industrial biography

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Before Apple: Steve Jobs at Atari | Gaming Historian
New viewer? Subscribe! ► http://goo.gl/WCIhMQ Gaming Historian provides a history of Steve Jobs time at Atari. Before Steve Jobs changed the world of technol...

I really liked this documentary because it showed how the 2 worlds I’m most comfortable in, app development and game development, are connected in such a profound way. Big props to the Gaming Historian, by the way, for making this enlightening video.

In the past, love and marriage were seen as practical considerations – arranged marriages perhaps being the most literal manifestation of that ideology. Today, we’re flooded and indulge ourselves with romanticism – the idea that what we feel should be the trusted compass by which we make our choices. What caused this transition? I would imagine, at some level, it is because there was less need to be practical in our romantic choices, so our choices became more penetrable to emotion.

I have, in the nine or so months I’ve been working full time in a research lab, found my romanticism about science has given way to the impression that more and more, being a scientist is to be obsessed with the practical – marketing your ideas, getting your grants, keeping up the good opinion of those in your field, getting X number of publications with Y impact, securing connections to make an easy and profitable transition to industry. I would imagine science was not always like this. Surely, the original scientists – the so called “natural philosophers” – for which science was a hobby more so than a career, romanticism could fully bloom in scientific pursuits. But while we were uptaking romanticism in our ideas about love, we appeared to have been growing more pragmatic about science. And this makes sense – it’s necessary in these times of terrible funding. We cannot marry our favorite theories. We must choose the ones that are marketable, write them up, fund them – be practical in which ideas we marry ourselves with. Scientists today do science with a flat-footed practical, lowercase “s,” rather than a mythical capital “S.”

I studied analytic philosophy as an undergrad in part because I liked the idea that analytic philosophy was mastering the theory of rationality, and I loved the idea that, in moving on to a career in science following a science degree, I would be transitioning from theoretician of rationality to practitioner of rationality. Such has not appeared to be the case as I’ve moved into science. Philosophers, more and more, appear to be both the practitioners and the theoreticians, since they are not bounded to winning grants and similar practical considerations that is the groundwork of a modern career in science. It is a constant source of amusement to myself and my colleagues how much the culture of analytic philosophy clashes with that of science, all the way down to how one phrases one’s conclusions in a manuscript (The philosopher has no problem making decisive statements and calling out, by name, those who have proposed opposing ideas, both publicly and in manuscripts. The scientist is gentle, always catering to positive opinions of colleagues, always declawing their sentences of any combative bite! Honest opinions are allowed only in hushed conversations with trusted colleagues.)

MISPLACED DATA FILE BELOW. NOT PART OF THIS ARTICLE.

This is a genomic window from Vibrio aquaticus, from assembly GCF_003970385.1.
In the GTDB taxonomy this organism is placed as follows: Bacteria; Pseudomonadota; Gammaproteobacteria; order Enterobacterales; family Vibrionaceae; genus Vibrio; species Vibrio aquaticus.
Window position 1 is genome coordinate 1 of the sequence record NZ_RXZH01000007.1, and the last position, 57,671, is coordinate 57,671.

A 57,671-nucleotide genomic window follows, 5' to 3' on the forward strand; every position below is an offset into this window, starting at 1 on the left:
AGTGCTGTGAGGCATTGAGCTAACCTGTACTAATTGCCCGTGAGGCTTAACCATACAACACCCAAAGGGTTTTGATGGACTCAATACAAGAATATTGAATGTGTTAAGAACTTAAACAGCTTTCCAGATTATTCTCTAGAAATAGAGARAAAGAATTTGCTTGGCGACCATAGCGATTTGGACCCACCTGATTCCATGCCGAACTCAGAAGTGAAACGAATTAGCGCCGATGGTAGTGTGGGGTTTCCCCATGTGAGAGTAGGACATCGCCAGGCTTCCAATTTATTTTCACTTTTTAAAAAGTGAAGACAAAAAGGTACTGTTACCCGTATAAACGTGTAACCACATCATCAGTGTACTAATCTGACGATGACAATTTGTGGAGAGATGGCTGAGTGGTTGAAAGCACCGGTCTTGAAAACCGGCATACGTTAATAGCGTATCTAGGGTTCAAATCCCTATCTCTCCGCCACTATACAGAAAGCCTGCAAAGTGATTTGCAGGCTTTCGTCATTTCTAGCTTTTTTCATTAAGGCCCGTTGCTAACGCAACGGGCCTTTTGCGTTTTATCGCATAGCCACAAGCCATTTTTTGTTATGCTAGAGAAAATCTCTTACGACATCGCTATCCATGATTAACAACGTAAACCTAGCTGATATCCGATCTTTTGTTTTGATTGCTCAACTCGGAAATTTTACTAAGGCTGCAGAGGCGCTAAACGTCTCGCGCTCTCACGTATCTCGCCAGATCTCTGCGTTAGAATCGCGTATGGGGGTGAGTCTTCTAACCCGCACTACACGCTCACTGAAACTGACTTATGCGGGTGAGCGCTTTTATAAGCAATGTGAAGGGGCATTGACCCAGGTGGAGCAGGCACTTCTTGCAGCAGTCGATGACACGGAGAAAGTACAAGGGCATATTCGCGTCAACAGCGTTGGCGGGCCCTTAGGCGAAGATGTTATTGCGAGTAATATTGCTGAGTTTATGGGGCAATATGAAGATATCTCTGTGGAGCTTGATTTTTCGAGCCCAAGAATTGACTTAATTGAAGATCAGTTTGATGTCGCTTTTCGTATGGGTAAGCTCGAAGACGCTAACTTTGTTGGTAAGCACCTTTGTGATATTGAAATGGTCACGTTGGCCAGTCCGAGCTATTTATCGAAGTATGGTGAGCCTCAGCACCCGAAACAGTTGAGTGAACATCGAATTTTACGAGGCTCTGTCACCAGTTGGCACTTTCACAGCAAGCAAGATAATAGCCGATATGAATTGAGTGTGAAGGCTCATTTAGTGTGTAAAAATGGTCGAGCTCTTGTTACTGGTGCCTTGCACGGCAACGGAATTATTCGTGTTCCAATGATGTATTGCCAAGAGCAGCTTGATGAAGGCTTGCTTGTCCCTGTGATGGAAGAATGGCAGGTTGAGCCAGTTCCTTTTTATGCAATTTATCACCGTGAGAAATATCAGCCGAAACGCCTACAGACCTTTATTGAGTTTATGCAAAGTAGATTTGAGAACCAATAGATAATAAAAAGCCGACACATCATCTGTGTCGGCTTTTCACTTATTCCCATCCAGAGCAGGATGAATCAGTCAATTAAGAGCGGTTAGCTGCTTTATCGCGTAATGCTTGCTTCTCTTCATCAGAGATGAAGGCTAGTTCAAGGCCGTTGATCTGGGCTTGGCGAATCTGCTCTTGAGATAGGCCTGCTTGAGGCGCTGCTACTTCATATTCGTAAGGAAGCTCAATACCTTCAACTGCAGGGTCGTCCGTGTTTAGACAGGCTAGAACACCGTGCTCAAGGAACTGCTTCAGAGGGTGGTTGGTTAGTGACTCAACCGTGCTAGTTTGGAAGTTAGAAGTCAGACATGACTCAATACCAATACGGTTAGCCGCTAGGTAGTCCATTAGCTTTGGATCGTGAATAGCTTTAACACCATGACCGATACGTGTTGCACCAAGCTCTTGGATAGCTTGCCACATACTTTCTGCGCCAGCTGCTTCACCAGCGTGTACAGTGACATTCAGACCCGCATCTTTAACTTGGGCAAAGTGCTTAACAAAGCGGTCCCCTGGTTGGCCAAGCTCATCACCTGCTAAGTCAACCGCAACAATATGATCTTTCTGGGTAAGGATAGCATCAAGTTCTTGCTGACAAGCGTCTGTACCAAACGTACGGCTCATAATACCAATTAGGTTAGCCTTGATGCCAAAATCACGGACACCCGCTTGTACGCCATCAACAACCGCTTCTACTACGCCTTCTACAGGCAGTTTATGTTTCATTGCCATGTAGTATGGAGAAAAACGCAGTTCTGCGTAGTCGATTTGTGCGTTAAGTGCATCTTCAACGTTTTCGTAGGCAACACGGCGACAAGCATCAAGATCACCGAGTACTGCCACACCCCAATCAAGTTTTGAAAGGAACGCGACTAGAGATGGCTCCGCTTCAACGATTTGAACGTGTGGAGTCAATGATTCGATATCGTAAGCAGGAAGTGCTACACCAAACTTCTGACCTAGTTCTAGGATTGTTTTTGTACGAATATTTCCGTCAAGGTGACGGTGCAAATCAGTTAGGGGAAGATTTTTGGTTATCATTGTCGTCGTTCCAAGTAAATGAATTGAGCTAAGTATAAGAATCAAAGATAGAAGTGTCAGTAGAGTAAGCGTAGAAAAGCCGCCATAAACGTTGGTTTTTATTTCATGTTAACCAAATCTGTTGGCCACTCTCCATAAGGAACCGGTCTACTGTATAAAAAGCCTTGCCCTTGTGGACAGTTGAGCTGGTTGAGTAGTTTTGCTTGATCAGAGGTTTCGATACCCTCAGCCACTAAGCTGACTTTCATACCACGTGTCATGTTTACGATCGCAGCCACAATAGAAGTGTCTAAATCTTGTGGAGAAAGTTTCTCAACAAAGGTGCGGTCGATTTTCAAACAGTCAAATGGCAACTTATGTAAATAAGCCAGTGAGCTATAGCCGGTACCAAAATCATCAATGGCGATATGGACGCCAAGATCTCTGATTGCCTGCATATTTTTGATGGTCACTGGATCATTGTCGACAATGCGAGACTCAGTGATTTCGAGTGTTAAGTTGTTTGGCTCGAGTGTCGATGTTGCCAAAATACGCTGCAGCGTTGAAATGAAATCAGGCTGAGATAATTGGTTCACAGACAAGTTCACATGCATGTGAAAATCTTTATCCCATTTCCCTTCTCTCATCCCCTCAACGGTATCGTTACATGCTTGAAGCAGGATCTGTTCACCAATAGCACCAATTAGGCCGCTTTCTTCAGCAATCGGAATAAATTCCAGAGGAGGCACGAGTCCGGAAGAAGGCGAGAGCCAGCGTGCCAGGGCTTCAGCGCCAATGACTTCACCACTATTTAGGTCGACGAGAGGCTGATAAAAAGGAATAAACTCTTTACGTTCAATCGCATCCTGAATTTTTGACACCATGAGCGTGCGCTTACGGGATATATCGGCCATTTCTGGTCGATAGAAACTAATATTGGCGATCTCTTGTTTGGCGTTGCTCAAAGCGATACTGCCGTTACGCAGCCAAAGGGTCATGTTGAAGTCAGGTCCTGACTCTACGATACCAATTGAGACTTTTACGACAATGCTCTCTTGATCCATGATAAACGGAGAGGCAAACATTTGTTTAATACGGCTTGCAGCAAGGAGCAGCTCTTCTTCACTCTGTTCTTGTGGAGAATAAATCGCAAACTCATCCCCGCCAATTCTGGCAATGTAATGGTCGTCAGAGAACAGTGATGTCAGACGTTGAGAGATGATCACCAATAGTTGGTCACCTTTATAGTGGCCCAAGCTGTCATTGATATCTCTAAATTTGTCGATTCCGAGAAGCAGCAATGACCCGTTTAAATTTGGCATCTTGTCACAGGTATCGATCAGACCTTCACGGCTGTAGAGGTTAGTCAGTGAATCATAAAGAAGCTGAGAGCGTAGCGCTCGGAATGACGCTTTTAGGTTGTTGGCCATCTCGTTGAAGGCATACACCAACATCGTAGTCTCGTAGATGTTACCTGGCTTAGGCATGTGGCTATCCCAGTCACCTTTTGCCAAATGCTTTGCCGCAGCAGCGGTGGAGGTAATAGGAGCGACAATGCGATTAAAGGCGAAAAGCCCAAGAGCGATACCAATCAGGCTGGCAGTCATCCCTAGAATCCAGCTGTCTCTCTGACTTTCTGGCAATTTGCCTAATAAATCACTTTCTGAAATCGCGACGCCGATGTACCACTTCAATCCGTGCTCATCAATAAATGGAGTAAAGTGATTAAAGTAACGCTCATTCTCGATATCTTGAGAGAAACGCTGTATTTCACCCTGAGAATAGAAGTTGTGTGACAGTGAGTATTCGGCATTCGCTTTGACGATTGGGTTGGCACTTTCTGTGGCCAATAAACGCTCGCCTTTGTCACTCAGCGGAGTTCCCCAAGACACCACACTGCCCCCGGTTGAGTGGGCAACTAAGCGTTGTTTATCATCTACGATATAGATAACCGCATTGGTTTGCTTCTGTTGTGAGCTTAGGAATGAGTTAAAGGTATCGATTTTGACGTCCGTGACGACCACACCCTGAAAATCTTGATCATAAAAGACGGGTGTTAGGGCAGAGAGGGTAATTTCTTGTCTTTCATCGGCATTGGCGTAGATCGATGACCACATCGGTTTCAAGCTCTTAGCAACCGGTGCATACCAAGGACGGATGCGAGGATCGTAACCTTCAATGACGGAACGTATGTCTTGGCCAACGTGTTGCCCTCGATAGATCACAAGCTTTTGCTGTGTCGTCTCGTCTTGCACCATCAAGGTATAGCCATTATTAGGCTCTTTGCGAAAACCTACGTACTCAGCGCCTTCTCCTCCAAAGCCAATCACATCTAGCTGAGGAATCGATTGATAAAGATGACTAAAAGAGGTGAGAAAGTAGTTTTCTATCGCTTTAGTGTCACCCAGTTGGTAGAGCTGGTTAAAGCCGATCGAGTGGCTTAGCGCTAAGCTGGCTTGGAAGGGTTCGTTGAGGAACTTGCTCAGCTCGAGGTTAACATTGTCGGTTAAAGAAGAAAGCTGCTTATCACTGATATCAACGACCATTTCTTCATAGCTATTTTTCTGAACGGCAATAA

It struck me how much my impression of science has changed, from starry eyed undergrad to cynical post-bacc research assistant, when I started reading an anecdote and narrative-rich book about the mathematics that is the cornerstone of my research field, Chaos: Making a New Science. I read a few pages and felt strangely repulsed – the romanticism it exudes, the magic with which the narrative believes science as a narrative to be imbued with – seems so far-fetched, ill-conceived, unrealistic. It literally calls certain tracts of theory “glittering” for how it drew in many scientists. Glittering!

I put the book away for a few weeks. I could not stomach another word, another “glittering.” Similarly, I find myself unable to dig into an audiobook about natural philosophers and find myself attracted to biographies of industry moguls (Elon Musk [Now on my third listen through that], Steve Jobs [only my first listen through thus far]), for which practicality (profit) is the dictator.

Today I returned to the book and found myself a bit more intrigued, but more so about the progression of ideas in my field than the glittery gloss it gives to science. I am curious to know how my feelings will change as I progress through the book (and, of course, post many quotes!)